| 0 |   |   |   |   |   |   |   |   |   |   |   |   |   |   |   |   |
      +---+---+---+---+---+---+---+---+   +---+---+---+---+---+---+---+---+
          \___________/\__________________________________________________/
                |                             |
             Count-3                    Relative Pos.
    
      This means copy Count bytes from Dest at Current Pos.-Rel. Pos. to
      Current position.
      Note that you have to add 3 to the number you find in the bits 4-6 of the
      first byte to obtain the Count.
      Note that if the Rel. Pos. is 1, that means repeat Count times the 
    previous
      byte.
    
    (3) 3 bytes
      +---+---+---+---+---+---+---+---+   +---------------+---------------+
      | 1 | 1 |   |   |   |   |   |   |   |               |               |
      +---+---+---+---+---+---+---+---+   +---------------+---------------+
              \_______________________/                  Pos
                         |
                     Count-3
    
      Copy Count bytes from Pos, where Pos is absolute from the start of the
      destination buffer. (Pos is a word, that means that the images can't be
      larger than 64K)
    
    (4) 4 bytes
      +---+---+---+---+---+---+---+---+   +-------+-------+  +-------+
      | 1 | 1 | 1 | 1 | 1 | 1 | 1 | 0 |   |       |       |  |       |
      +---+---+---+---+---+---+---+---+   +-------+-------+  +-------+
                                                Count          Color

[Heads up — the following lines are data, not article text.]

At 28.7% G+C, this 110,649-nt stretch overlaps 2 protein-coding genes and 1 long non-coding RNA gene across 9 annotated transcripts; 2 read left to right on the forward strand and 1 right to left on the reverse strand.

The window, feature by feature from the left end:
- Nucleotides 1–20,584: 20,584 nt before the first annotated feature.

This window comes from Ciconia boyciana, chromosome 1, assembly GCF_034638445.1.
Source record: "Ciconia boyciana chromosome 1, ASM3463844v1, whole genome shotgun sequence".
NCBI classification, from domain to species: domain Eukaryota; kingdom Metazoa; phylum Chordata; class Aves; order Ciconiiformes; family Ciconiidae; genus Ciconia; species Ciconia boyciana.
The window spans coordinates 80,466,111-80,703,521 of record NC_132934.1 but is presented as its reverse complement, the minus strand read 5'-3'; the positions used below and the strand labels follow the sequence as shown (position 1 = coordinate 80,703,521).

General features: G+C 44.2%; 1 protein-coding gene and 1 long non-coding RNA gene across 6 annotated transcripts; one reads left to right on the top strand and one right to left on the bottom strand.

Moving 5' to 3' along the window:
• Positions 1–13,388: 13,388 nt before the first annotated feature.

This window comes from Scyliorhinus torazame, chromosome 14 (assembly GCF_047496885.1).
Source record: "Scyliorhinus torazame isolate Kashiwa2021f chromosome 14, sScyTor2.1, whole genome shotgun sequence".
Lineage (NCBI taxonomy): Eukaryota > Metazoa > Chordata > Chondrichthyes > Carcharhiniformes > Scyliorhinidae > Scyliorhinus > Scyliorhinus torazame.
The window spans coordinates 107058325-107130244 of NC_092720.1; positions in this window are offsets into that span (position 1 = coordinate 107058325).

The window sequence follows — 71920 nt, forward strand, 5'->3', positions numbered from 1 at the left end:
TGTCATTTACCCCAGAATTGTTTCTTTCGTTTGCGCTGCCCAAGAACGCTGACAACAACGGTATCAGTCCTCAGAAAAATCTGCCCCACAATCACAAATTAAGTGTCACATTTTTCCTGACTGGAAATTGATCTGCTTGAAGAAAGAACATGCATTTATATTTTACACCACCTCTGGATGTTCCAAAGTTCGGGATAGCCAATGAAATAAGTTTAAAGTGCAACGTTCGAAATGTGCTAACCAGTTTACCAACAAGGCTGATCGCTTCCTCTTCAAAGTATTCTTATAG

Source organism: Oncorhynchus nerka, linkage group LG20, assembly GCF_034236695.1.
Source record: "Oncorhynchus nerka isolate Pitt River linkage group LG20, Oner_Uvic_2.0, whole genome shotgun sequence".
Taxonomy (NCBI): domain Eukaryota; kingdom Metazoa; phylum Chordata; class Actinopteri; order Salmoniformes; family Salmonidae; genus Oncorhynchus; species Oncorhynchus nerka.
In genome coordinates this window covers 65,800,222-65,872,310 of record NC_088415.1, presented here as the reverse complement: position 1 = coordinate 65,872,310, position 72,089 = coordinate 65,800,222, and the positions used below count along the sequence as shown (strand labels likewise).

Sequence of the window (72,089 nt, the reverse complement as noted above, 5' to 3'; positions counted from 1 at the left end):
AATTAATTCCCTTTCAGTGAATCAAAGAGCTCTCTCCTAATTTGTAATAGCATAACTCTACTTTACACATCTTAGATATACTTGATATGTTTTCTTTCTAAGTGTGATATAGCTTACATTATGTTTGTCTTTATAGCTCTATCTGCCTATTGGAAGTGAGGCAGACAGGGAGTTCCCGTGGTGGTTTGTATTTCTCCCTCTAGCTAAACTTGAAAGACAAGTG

Write Color Count times.
      (Count is a word, color is a byte)
    
    (5) 5 bytes
      +---+---+---+---+---+---+---+---+   +-------+-------+  +-------+-------+
      | 1 | 1 | 1 | 1 | 1 | 1 | 1 | 1 |   |       |       |  |       |       |
      +---+---+---+---+---+---+---+---+   +-------+-------+  +-------+-------+
                                                Count               Pos
    
      Copy Count bytes from Dest. starting at Pos. Pos is absolute from the 
    start of the Destination buffer.
      Both Count and Pos are words.
    
    These are all the commands I found out. Maybe there are other ones, but I
    haven't seen them yet.
    
    All the images end with a 80h command.
    
    To make things more clearer here's a piece of code that will uncompress the
    image.
    
      DP = destination pointer
      SP = source pointer
      Source and Dest are the two buffers
    
    
      SP:=0;
      DP:=0;
      repeat
        Com:=Source[SP];
        inc(SP);
        b7:=Com shr 7;  {b7 is bit 7 of Com}
        case b7 of
          0 : begin  {copy command (2)}
                {Count is bits 4-6 + 3}
                Count:=(Com and $7F) shr 4 + 3;
                {Position is bits 0-3, with bits 0-7 of next byte}
                Posit:=(Com and $0F) shl 8+Source[SP];
                Inc(SP);
                {Starting pos=Cur pos. - calculated value}
                Posit:=DP-Posit;
                for i:=Posit to Posit+Count-1 do
                begin